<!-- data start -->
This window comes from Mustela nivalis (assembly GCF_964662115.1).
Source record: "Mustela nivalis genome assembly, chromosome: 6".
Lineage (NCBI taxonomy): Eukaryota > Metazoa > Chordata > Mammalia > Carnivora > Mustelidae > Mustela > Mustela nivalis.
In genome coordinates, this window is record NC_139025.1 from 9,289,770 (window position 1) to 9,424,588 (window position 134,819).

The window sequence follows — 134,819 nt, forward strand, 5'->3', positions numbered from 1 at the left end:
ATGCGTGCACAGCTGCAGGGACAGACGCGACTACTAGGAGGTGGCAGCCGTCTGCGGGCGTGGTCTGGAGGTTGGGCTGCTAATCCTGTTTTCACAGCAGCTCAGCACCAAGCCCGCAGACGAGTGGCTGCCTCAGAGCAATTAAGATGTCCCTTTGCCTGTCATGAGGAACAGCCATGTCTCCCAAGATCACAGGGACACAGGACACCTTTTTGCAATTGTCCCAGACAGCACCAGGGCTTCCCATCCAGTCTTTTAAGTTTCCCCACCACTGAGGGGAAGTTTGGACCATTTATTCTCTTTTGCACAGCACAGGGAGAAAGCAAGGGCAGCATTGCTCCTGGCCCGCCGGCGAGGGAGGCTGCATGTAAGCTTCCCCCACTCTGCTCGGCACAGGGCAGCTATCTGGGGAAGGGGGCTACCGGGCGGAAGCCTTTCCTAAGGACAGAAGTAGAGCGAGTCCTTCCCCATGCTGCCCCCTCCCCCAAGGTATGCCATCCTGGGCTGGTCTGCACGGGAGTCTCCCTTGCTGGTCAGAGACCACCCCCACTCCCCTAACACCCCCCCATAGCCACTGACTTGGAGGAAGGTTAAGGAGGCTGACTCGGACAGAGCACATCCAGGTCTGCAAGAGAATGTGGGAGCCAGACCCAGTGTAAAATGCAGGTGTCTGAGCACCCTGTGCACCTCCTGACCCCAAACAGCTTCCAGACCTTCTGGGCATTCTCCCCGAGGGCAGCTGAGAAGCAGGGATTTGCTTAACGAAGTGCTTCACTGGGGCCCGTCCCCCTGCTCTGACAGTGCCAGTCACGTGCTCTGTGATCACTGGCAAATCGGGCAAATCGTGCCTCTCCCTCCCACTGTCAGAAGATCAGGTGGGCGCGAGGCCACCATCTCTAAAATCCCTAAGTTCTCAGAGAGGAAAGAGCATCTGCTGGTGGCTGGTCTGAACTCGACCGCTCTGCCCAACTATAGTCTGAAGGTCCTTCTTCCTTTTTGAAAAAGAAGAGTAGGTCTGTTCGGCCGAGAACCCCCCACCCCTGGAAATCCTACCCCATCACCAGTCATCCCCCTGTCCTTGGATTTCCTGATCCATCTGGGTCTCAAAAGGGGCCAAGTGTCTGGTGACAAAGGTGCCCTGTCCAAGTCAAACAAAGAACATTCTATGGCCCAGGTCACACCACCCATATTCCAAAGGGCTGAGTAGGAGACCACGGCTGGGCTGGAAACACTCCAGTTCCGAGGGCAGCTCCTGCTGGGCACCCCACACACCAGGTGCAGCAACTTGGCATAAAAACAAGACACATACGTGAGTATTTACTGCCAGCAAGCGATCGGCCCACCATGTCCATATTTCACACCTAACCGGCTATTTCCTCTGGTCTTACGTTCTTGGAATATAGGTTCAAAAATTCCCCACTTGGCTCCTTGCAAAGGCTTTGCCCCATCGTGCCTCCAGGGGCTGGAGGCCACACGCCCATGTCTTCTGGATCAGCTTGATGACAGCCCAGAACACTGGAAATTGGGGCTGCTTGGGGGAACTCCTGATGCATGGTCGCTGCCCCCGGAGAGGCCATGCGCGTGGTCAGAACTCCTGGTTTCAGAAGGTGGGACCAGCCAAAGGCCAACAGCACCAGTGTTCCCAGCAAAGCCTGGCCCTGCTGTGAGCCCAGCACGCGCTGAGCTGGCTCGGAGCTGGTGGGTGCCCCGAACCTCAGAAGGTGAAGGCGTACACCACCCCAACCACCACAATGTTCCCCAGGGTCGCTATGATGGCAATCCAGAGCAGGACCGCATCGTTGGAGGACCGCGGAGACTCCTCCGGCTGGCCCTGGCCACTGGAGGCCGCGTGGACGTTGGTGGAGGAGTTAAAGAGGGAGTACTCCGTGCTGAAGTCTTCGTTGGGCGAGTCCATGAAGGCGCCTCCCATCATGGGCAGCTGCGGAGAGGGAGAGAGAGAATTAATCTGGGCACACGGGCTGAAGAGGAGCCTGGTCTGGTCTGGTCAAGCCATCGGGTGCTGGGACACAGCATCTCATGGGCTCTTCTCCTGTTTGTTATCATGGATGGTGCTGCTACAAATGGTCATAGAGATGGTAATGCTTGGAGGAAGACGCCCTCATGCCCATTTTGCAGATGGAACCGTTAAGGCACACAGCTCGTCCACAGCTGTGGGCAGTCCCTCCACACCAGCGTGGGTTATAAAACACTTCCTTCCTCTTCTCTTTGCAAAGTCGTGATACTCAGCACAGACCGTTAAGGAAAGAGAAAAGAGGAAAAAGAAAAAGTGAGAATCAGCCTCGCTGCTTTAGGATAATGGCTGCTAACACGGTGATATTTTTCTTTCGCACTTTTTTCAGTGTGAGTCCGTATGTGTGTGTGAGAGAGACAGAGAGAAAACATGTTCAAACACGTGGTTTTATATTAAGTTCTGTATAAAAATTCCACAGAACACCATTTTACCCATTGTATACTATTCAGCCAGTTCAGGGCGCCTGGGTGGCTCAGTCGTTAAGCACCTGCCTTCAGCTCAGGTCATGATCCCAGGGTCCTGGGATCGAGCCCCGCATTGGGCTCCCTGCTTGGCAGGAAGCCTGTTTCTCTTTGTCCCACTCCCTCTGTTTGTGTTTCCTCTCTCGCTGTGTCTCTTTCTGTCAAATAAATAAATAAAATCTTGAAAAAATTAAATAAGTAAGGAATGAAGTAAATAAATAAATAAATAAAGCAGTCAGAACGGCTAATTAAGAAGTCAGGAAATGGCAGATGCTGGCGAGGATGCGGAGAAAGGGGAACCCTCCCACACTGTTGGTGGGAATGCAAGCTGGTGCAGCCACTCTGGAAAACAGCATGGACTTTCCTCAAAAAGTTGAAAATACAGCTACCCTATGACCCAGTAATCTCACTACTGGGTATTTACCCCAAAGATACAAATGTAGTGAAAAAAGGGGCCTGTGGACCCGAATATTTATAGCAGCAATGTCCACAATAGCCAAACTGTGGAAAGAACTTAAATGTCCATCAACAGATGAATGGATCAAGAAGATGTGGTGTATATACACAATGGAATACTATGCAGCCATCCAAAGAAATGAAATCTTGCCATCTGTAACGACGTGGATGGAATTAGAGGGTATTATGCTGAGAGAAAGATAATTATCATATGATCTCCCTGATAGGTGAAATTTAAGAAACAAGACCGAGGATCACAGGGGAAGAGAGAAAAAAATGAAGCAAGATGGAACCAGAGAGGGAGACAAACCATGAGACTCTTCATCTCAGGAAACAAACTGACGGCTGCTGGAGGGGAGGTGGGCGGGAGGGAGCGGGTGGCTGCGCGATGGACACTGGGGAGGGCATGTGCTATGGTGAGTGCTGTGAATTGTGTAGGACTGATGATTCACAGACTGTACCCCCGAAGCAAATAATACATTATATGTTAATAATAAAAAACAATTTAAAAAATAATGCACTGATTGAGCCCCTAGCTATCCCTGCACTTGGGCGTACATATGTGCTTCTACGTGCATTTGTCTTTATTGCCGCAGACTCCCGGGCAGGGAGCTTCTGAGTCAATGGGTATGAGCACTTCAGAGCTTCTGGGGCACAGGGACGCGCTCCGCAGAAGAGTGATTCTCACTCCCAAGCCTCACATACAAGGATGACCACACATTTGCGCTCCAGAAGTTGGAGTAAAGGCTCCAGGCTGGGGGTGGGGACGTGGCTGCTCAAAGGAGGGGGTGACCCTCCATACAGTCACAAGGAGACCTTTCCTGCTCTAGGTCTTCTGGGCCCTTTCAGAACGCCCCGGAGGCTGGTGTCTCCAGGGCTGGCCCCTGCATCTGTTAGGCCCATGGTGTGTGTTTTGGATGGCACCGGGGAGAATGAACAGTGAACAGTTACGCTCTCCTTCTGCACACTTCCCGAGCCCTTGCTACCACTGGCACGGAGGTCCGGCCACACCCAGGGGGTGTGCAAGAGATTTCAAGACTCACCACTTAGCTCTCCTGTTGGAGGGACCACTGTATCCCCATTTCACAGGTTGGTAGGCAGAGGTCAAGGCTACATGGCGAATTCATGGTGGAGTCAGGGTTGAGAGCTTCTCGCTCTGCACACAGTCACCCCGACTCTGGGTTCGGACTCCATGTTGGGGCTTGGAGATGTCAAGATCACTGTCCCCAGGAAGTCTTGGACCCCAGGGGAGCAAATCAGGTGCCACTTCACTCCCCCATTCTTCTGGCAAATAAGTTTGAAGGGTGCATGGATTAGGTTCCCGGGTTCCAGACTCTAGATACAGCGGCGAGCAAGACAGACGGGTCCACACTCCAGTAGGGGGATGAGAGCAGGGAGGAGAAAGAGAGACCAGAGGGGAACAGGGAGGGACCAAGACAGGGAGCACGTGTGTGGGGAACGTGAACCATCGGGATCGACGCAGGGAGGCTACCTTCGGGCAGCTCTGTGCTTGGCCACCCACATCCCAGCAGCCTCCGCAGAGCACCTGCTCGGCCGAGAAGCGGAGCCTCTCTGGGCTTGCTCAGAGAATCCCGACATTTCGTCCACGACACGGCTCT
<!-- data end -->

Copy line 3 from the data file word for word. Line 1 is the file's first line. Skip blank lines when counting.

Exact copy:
Lineage (NCBI taxonomy): Eukaryota > Metazoa > Chordata > Mammalia > Carnivora > Mustelidae > Mustela > Mustela nivalis.